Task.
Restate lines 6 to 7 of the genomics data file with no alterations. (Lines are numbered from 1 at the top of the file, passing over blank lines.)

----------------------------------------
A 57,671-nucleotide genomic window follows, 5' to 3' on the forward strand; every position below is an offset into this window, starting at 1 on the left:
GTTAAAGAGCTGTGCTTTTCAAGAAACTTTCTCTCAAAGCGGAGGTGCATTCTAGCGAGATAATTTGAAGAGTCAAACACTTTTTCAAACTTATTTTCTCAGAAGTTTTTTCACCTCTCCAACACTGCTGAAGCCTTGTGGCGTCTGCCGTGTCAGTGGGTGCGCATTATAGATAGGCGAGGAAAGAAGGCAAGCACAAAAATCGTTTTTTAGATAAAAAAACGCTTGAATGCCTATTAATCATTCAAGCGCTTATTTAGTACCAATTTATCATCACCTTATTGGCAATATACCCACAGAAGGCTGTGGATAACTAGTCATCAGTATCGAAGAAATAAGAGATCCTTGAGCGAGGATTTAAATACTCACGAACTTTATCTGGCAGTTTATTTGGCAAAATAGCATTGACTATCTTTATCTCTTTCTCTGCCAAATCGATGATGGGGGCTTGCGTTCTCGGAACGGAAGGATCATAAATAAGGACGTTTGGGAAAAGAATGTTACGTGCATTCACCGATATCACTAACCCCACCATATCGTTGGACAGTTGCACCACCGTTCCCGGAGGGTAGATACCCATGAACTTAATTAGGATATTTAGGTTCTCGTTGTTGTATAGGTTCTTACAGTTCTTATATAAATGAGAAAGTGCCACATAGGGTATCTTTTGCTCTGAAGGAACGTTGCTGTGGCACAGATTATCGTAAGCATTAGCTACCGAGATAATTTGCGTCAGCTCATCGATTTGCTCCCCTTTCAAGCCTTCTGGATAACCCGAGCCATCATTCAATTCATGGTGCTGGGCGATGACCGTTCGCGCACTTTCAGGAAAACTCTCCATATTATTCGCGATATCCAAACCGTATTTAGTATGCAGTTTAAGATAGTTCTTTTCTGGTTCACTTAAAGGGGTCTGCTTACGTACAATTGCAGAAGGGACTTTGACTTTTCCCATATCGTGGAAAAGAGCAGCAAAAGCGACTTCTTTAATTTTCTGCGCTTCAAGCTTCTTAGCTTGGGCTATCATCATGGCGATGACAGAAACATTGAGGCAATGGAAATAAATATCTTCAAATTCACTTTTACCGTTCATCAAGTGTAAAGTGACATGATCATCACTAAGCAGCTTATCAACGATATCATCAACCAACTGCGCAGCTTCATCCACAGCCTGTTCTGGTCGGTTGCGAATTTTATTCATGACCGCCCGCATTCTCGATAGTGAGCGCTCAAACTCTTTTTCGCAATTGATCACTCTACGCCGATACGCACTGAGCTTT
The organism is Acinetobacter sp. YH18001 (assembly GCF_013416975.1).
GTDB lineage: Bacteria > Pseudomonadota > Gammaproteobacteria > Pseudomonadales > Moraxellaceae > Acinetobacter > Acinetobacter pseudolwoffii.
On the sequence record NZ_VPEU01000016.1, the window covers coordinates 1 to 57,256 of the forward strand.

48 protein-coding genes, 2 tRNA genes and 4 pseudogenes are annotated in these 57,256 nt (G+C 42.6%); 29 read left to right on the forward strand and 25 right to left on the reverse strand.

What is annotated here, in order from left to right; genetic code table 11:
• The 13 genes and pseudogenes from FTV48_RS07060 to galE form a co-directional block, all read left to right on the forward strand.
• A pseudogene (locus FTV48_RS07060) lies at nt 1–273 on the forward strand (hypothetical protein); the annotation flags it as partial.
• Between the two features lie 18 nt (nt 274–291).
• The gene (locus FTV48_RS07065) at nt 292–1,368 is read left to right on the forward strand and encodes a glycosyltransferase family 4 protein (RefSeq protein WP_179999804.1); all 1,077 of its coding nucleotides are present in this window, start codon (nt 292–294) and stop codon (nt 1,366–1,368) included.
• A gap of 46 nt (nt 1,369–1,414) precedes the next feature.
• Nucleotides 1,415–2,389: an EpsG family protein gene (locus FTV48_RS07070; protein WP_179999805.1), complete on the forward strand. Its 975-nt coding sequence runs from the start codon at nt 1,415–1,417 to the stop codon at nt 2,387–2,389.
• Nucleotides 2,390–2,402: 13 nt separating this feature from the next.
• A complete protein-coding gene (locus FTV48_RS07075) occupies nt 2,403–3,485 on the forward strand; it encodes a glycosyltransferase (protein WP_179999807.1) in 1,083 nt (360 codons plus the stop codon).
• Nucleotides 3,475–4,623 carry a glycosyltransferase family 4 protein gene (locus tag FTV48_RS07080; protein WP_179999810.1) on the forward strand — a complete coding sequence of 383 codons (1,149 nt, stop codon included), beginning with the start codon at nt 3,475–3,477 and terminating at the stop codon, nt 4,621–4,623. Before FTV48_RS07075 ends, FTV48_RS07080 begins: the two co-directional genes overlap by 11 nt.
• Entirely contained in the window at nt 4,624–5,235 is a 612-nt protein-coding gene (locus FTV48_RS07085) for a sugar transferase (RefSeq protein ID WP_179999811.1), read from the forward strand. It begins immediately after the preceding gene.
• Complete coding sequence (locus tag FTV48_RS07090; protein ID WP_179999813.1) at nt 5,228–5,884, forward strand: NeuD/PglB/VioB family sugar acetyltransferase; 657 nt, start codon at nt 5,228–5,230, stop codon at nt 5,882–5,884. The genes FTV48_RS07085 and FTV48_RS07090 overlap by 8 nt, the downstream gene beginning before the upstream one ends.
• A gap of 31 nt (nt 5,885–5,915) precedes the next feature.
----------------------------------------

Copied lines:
48 protein-coding genes, 2 tRNA genes and 4 pseudogenes are annotated in these 57,256 nt (G+C 42.6%); 29 read left to right on the forward strand and 25 right to left on the reverse strand.

What is annotated here, in order from left to right; genetic code table 11: